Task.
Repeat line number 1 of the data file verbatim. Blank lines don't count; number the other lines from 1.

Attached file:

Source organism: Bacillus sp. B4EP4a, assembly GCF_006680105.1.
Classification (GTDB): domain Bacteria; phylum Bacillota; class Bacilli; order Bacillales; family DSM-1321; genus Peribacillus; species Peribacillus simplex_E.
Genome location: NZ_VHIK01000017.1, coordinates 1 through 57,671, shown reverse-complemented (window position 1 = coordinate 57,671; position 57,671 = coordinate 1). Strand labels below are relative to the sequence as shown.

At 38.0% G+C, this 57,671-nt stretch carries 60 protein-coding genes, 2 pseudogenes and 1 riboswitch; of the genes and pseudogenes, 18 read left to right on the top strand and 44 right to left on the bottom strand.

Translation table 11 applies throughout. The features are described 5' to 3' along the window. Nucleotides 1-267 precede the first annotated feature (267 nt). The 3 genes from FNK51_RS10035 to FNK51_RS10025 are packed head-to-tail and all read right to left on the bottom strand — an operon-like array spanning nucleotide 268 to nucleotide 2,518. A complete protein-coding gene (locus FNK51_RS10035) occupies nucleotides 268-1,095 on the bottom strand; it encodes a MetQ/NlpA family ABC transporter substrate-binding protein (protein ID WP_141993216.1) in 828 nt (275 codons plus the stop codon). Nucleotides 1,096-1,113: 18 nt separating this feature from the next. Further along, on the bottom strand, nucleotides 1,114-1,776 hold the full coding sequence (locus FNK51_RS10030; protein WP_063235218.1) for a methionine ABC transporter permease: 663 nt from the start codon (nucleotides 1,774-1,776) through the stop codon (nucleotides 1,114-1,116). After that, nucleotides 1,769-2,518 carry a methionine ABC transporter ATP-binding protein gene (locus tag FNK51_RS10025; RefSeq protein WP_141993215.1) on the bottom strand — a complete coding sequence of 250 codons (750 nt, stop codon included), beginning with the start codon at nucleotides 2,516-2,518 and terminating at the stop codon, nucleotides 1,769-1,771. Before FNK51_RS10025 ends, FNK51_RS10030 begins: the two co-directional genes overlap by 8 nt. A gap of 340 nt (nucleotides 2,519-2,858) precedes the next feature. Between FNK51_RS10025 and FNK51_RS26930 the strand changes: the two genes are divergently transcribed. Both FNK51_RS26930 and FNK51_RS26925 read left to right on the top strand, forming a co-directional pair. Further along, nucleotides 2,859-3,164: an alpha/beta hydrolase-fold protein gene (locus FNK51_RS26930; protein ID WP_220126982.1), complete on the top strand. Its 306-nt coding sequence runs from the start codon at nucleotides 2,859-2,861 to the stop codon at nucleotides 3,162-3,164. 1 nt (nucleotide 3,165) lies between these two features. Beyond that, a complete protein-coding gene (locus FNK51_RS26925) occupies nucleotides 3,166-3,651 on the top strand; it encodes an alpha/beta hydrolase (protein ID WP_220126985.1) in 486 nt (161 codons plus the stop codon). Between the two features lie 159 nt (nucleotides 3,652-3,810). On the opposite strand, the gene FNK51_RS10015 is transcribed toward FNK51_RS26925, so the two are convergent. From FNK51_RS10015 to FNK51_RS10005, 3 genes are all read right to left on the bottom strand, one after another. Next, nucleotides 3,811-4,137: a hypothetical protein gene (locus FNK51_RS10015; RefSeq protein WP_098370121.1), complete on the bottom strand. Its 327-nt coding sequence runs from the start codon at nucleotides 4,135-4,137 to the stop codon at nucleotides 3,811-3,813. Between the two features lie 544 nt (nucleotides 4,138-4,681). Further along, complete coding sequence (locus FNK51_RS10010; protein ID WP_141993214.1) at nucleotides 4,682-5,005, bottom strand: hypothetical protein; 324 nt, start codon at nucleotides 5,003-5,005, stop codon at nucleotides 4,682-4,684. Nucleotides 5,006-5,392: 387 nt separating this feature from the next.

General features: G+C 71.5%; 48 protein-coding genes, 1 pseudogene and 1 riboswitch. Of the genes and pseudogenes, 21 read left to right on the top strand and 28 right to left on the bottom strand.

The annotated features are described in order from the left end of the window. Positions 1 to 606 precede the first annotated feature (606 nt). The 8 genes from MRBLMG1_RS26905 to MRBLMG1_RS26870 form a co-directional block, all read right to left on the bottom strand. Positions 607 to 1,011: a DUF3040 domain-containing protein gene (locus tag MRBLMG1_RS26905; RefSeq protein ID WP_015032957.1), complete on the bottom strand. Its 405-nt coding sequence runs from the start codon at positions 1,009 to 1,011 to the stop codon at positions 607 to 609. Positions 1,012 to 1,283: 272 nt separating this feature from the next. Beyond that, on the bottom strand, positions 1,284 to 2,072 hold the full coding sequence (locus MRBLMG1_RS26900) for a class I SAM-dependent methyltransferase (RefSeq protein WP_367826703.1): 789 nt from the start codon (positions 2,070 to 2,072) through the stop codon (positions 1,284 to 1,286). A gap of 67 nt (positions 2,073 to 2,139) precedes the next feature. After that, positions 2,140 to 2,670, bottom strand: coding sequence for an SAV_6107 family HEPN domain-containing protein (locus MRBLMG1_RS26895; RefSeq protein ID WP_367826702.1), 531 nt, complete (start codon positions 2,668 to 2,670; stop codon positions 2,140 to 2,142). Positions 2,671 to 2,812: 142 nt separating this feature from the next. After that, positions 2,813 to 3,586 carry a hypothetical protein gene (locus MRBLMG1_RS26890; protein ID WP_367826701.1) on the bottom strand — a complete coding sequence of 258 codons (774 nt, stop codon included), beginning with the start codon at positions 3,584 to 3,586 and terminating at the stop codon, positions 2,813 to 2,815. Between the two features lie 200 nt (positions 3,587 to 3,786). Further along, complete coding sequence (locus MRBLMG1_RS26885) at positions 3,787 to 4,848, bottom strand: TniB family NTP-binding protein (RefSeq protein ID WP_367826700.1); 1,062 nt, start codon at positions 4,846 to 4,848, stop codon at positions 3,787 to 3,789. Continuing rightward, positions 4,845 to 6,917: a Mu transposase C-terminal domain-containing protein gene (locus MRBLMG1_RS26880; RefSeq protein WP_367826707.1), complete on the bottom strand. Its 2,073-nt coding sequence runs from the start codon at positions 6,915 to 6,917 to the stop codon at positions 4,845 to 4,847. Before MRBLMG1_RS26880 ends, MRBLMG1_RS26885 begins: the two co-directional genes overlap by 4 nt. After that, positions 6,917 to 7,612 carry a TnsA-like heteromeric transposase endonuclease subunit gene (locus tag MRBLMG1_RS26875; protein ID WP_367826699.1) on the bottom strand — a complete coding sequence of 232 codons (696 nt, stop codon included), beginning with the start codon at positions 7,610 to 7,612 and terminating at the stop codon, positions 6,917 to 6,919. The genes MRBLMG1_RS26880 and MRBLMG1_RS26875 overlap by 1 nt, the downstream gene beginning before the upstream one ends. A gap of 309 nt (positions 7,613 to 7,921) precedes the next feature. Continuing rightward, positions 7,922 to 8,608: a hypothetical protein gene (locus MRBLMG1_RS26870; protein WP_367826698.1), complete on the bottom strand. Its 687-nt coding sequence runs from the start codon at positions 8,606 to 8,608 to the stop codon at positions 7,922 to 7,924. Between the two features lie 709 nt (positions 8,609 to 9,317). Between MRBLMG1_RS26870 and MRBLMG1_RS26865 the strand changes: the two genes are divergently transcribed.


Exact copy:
Source organism: Bacillus sp. B4EP4a, assembly GCF_006680105.1.